After downloading the library, your first step is to include the header:
You can then compress a buffer of data like this:
char compressed; size_t length = 1000; snappy_status status = snappy_compress( "Hello World!", 12, compressed, &length);
After calling this function, buffer
compressed will contain string
"Hello World!" compressed by Snappy.
length will contain length of the compressed data.
Note that the compressed version can be slightly larger than input in extreme cases.
Snappy allows you to calculate the required size of the output buffer:
char uncompressed = "Hello World!"; size_t length = snappy_max_compressed_length(sizeof(uncompressed)); char *compressed = new char[length]; // ... compress like above
You can decompress compressed buffer like this:
char uncompressed; size_t uncompressedLength = 1000; snappy_status status = snappy_uncompress( compressed, compressedLength, uncompressed, &uncompressedLength);
This works the same as compression above except the process is reversed.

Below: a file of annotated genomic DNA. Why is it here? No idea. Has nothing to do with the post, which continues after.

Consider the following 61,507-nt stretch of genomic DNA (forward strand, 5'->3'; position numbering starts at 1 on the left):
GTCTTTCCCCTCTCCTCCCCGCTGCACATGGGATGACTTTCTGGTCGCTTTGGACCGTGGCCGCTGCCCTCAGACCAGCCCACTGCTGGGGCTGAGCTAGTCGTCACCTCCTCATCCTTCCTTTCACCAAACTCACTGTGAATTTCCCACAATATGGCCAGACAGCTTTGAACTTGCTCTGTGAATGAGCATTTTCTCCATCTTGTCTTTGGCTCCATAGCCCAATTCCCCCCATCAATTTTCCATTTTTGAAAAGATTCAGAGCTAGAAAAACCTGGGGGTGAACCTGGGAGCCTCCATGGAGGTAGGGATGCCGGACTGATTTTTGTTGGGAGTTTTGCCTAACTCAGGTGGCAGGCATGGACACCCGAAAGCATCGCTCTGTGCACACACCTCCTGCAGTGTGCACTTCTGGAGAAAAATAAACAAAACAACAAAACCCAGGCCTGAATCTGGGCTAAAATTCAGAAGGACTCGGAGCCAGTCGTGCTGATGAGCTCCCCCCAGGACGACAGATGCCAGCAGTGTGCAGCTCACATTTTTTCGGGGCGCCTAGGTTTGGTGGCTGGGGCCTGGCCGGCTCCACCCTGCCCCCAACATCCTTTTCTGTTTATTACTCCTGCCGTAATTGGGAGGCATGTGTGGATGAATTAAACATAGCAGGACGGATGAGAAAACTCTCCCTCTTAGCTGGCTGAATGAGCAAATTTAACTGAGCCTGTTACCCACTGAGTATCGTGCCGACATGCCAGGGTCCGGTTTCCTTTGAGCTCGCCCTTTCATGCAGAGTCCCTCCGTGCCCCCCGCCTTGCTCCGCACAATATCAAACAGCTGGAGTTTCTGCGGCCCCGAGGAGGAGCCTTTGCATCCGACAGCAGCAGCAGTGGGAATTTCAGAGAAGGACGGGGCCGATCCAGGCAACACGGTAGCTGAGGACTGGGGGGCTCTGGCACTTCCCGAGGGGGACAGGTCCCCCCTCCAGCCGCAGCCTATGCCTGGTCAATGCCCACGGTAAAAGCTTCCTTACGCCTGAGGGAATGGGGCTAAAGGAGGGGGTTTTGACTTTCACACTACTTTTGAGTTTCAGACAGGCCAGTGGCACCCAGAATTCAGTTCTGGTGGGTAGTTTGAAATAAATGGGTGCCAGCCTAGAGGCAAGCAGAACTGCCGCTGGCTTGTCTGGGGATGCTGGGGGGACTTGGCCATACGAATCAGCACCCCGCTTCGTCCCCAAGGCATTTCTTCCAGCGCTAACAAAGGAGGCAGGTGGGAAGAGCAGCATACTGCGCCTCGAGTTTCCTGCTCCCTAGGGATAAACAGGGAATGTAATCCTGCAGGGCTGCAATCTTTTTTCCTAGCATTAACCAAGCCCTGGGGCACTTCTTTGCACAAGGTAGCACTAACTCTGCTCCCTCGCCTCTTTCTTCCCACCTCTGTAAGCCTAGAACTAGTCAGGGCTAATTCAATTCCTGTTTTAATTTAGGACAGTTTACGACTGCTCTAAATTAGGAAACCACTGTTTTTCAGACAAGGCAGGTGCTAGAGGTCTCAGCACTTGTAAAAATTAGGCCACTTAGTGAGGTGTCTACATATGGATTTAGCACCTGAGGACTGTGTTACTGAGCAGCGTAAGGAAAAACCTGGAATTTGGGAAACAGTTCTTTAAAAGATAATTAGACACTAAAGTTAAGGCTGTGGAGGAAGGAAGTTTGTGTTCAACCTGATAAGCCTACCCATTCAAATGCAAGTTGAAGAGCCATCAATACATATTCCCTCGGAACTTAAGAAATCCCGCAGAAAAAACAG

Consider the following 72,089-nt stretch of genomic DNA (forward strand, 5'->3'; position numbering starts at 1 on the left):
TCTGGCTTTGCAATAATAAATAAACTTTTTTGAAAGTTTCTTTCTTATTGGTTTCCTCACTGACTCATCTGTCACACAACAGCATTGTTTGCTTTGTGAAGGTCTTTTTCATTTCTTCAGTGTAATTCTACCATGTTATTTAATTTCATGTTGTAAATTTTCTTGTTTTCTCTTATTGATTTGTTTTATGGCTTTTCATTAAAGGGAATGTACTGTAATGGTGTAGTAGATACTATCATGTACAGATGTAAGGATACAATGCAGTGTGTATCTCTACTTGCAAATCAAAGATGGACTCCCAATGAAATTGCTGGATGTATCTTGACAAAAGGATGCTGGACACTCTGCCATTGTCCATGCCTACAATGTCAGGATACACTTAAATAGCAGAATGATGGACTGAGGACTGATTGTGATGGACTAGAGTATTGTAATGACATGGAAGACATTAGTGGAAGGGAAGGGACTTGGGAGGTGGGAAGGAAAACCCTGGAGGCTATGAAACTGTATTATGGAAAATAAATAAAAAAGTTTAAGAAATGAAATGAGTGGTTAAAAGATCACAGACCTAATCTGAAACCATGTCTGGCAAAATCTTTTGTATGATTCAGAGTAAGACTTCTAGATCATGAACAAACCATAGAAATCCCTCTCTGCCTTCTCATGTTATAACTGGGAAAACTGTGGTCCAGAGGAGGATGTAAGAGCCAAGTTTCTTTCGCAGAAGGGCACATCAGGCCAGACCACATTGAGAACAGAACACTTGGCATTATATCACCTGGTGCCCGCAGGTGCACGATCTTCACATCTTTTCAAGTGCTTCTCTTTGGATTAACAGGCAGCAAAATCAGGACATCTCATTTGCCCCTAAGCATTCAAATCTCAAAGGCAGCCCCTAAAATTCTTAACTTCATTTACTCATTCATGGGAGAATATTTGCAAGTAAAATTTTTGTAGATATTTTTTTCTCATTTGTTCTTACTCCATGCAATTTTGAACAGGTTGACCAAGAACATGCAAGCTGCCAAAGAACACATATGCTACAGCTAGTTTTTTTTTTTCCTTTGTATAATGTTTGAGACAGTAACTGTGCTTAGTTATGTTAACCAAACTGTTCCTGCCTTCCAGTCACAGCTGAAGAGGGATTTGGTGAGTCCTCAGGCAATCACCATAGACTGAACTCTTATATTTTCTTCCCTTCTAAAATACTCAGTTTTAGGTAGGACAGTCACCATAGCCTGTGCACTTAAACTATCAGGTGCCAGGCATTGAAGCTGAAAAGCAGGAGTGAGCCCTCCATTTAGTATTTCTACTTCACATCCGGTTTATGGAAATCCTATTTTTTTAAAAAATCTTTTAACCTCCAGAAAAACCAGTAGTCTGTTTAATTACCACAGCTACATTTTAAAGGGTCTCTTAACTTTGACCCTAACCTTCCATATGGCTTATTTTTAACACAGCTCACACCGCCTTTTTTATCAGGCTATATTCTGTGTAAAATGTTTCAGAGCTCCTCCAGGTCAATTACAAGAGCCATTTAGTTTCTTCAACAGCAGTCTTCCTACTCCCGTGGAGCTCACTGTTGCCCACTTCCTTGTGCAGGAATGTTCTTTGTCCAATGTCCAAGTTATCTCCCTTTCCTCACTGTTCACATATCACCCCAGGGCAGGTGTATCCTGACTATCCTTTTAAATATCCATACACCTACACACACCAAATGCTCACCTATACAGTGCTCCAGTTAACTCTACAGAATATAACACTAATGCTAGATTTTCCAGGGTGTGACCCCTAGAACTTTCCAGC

uncompressed will contain our "Hello World!" string and
uncompressedLength will be 12.
Again, we can estimate size of output buffer, but this time it's not a simple constant based on input size.
Snappy stores size of uncompressed data in header of the compressed block.
It has a function that retrieves the exact length of uncompressed data in O(1) time:
size_t uncompressedLength; snappy_status status = snappy_uncompressed_length( compressed, compressedLength, &uncompressedLength);
Snappy also has a function to validate compressed buffer. And there's a whole alternate C++ API that additionally supports pluggable source/sink interfaces that allow you to compress a number of buffers into single solid block. See Snappy header files, which contain documentation for all the public APIs.